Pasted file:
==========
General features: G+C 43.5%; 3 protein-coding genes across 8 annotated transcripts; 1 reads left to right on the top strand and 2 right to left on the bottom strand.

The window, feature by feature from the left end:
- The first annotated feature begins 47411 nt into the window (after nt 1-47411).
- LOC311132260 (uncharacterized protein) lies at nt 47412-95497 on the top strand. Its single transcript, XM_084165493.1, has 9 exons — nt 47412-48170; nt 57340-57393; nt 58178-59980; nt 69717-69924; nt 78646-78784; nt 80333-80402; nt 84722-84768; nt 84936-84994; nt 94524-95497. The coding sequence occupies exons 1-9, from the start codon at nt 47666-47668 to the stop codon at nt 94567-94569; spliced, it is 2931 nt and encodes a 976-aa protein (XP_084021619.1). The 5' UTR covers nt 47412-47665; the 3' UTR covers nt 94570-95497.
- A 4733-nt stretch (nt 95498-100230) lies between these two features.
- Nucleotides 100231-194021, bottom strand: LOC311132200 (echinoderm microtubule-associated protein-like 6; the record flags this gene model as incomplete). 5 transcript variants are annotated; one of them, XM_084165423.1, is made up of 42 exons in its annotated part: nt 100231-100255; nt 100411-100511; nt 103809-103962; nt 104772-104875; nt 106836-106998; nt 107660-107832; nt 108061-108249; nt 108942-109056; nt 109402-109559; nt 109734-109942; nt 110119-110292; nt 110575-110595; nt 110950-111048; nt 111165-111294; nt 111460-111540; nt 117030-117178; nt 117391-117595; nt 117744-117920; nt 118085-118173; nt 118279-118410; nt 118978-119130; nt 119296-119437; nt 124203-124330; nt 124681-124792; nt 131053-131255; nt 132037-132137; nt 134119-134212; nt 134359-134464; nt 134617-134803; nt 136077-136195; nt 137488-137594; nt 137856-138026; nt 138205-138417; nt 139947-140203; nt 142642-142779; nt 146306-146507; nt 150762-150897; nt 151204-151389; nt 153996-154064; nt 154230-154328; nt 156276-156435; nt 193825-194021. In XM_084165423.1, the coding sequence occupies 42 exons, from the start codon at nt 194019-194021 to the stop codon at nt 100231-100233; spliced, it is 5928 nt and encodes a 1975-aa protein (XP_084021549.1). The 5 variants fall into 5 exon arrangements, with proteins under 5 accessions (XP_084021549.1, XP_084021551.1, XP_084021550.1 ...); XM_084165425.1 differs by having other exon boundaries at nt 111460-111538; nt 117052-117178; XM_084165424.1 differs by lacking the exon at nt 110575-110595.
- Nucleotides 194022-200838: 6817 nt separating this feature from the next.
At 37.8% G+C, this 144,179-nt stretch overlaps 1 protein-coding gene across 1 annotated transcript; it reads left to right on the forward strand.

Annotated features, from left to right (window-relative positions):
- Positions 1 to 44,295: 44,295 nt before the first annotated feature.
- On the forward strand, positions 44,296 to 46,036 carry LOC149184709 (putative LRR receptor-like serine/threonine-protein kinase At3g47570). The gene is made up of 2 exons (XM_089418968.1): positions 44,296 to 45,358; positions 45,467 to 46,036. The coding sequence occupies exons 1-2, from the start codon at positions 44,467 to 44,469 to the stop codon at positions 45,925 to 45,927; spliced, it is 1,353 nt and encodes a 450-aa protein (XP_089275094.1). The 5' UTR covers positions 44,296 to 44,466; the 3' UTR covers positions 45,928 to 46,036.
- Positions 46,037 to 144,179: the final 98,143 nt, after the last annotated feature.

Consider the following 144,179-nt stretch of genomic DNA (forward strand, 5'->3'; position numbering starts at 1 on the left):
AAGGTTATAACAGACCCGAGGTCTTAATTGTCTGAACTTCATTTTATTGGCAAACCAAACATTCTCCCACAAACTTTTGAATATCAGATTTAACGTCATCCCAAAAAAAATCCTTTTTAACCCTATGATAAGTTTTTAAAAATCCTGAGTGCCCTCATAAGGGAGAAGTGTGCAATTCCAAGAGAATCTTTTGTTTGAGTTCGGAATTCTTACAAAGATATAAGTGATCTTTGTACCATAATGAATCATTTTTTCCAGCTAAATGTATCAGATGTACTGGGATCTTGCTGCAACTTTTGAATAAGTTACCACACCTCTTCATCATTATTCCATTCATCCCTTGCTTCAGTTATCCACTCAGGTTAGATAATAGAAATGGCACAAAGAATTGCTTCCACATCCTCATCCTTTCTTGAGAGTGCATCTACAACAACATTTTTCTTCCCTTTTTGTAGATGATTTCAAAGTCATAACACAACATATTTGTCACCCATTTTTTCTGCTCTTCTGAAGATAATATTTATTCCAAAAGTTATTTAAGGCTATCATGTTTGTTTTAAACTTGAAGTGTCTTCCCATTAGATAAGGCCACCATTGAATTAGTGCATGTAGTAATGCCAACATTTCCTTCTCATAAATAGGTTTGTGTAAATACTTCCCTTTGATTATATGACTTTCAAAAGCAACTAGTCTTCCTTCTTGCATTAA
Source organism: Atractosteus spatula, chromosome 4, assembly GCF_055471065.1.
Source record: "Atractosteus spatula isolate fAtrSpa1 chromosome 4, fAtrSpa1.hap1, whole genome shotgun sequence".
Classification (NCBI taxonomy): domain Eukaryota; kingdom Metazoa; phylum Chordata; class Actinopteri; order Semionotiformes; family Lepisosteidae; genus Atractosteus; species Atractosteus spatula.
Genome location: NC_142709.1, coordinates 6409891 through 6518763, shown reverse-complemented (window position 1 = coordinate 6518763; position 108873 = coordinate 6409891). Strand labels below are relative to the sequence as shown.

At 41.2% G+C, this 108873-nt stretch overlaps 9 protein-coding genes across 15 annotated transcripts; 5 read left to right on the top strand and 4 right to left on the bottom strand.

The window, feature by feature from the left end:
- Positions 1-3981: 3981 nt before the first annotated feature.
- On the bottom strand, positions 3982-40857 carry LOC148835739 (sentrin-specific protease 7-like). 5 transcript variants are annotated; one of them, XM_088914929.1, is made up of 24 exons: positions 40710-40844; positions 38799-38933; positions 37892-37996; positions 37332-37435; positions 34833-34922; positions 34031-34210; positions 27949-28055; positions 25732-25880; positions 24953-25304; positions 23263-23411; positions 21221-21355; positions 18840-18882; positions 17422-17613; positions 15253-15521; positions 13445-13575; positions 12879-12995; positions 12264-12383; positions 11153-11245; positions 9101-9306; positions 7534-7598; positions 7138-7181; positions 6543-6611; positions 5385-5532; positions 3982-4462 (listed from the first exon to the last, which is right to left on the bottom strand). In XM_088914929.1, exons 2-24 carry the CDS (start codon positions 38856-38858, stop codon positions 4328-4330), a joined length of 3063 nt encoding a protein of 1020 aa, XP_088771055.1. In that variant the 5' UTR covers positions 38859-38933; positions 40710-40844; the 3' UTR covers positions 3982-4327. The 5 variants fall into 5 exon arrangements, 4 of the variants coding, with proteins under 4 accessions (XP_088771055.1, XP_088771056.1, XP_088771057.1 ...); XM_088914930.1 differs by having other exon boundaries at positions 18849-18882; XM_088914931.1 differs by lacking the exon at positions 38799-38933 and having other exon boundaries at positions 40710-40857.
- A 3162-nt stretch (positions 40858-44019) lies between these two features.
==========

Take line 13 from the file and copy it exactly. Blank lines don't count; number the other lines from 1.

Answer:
Consider the following 144,179-nt stretch of genomic DNA (forward strand, 5'->3'; position numbering starts at 1 on the left):